Sunday, March 17, 2013

Summer Dreams

8"x10" oil on stretched canvas, gallery wrapped with sides painted (design continued around sides)

Yesterday a couple neighbors and I went up to Boston for the annual Spring Flower & Garden show. It is spectacular- and quite amazing how they bring in all these huge flowering trees and shrubs, granite slabs, stone fountains, etc.  to set up those wonderful exhibits!  We come away feeling like we've been on a great vacation far away.  It is definitely the turning point that makes things feel like Spring is really officially here. I know it's been on my mind non-stop - warm weather, sitting out under the shade trees, with cut peonies from my garden in a big jug on the table.  

The garden is beginning to show signs of life! Tulips, daffodils and Spanish Bluebells are poking through the soil, working hard to grow, waiting for those warm days when mankind and plant-kind feel great turning our faces to the sun! 

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Friday, March 15, 2013

"Her Finest Silver" ACEO Blossoms in Silver Pitcher - sold

3.5"x2.5" oil on fine canvas board

It's been a while since I've painted any of these fun little ACEOs...I decided it was time again! It was also nice to have a tiny picture...of a pitcher of flowers in the studio today, too! Flowers are the best antidote to winter. Spring is also here in southern New England!

For those of you not familiar with the acronym ACEO, it stands for Art Cards Editions and Originals.  The miniature paintings are the size of a baseball trading card, 2 1/2 inches by 3 1/2 inches.  This category of art has become increasingly popular on eBay the last couple of years.  These can be displayed on their own, or with a tiny little easel (like the kind you can find in Michaels Arts & Crafts type stores) on a display shelf, or these beautiful gems can be elegantly matted and framed with perhaps a mat of 4 inches wide.  ACEOs also make wonderful gifts!

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Wednesday, March 13, 2013

Brilliant Minds Think Alike Sunflowers

6"x6" oil on gessobord
$100, For more information or to purchase, click here.

When the rain is falling outside, sunflowers inside are about the cheeriest thing ever! This variety had sort of small compact bloom heads that were quite interesting.   Truth be told, I never met a flower I didn't like! But these were particularly charming!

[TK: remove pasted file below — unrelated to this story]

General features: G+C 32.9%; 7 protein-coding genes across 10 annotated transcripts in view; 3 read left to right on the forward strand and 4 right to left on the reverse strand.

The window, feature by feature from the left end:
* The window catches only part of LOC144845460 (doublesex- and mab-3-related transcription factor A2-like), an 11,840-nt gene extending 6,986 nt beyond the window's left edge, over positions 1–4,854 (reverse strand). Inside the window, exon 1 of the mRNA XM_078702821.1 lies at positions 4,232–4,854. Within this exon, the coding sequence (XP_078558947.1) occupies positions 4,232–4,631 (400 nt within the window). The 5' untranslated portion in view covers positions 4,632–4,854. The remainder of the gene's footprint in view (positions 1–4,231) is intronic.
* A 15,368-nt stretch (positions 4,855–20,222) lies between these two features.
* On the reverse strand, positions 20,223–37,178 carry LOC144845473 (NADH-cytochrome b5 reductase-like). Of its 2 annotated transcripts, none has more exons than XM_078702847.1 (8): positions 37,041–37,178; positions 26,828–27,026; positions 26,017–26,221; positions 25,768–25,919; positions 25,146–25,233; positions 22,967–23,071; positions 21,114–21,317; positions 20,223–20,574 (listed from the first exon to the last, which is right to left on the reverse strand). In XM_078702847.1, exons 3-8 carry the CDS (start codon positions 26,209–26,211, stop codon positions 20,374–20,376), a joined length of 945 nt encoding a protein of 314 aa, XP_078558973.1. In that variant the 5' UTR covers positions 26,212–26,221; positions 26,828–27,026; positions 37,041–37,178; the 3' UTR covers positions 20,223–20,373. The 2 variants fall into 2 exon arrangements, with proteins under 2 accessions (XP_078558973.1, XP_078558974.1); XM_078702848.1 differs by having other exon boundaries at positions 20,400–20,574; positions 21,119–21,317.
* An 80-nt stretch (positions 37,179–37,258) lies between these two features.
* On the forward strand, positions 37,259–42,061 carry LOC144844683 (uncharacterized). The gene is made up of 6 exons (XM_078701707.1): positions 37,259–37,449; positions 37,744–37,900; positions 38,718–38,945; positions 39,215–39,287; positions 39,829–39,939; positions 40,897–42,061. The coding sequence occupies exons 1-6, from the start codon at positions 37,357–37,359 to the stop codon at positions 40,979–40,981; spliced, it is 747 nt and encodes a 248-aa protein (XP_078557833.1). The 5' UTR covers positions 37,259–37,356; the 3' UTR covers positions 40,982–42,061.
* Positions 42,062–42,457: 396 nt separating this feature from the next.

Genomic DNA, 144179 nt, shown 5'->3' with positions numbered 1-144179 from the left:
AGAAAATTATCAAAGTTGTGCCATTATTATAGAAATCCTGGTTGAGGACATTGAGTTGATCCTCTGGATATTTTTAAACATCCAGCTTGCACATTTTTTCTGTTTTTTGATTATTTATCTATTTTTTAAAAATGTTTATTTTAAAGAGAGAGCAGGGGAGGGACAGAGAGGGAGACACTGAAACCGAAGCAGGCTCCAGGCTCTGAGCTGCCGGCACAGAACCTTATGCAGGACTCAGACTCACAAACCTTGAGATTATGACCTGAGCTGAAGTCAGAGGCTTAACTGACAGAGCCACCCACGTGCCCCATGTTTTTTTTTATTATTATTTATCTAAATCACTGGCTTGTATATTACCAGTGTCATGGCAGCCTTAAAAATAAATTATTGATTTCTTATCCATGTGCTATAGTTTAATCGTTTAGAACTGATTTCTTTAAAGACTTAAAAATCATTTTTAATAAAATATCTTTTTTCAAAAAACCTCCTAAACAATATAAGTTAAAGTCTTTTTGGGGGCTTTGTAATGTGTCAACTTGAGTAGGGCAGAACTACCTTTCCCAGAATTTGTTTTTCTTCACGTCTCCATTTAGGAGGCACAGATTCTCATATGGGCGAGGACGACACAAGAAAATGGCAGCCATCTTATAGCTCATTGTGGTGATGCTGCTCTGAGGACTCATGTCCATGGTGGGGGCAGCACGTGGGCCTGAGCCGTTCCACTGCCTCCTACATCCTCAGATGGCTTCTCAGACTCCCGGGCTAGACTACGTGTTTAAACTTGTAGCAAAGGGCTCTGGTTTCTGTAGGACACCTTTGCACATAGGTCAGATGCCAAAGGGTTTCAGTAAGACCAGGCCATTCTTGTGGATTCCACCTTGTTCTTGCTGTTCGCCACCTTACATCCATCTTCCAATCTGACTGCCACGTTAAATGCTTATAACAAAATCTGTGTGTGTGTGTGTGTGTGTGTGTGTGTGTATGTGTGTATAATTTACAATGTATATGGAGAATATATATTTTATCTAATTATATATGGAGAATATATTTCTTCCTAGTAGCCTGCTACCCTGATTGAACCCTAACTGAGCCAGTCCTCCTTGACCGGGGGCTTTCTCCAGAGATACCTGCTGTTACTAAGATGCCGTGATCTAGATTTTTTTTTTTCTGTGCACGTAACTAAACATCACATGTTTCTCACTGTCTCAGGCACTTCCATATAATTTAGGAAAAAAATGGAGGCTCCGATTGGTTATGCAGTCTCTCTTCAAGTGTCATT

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Tuesday, March 12, 2013

Bright Spot In Your Day Sunflowers - SOLD!

5"x7" oil on gessobord
For more information, or to purchase, click here.

Sunflowers hang in there for such a long time! They're so cheerful! Still trying some of these techniques with layering & using brushes AND knives.  We're having glimpses of Spring-like weather now & then. Maybe it won't be too much longer before I'm back outside painting again!

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Friday, March 8, 2013

"How Thoughtful Of You" Floral Lilies Gerbera Daisies

6"x6" oil on gessoed masonite panel
For more information or to purchase, click here.

My dear daughters sent me a lovely bouquet the other day. Wonderfully fragrant with Stargazer Lilies, Gerbera Daisies, and other little blossoms, of course I couldn't resist painting it.  It's always so nice to be thought of ....and wonderful to have fresh flowers! (especially for a painter!). Hope you enjoy these as much as I do!

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Wednesday, March 6, 2013

Sunny Delight Floral (SOLD) and Painting Tips and Supplies

5"x7" oil on gessoed masonite panel

For more information, or to purchase, click here.

Wow, some days, life interupts your plans, and it's so difficult to get on with what your original intentions were. Like painting. Fortunately I finally got a bit of studio time before these flowers began to bite the dust. The blue fluffy things (can't remember the name of these blossoms) were starting to drop their petals, so everything will get cut and put into new arrangements tomorrow for a different painting!

Just a quick view of how some areas of my studio get at those times when 'life' keeps interupting and the mess never gets cleared away. So all the 'fun stuff' starts piling up...and becomes not so fun any more. Judging by this tabletop work space, this studio is ready for the next episode of 'Hoarders' (ACK!!). Seriously, I like to work in a clean, calm space. I'm over due for a major clean-out. When we were still in the Navy, and would move every three years, it acted as sort of a forced clean out. In getting ready for the move, we would end up tossing or giving away, or selling things we weren't taking with us, and would really pare down the load. Time to have a 'field day' and (pretend) I'm getting ready for a move (?). 
If you've been following this blog for a while you notice that I'm tweaking my working style just a bit. Sort of blending some techniques of old ways, and some new ways. Our learning is a cumulative thing, always taking in new ideas, blending them with things we already know, (or have known). After the last several years of working only with a rather wide, round tipped palette knife, I've been wanting to mix things up and layer things a bit differently. I still am in love with texture and color, but I do like having underlayers, and deep dark transparent colors showing through under increasingly opaque lighter color.  And even though I love the thick textural work of a wide knife, I do want a bit more detail in some areas. I also want to pay more attention to edges, which can be cumbersome at times with large knives.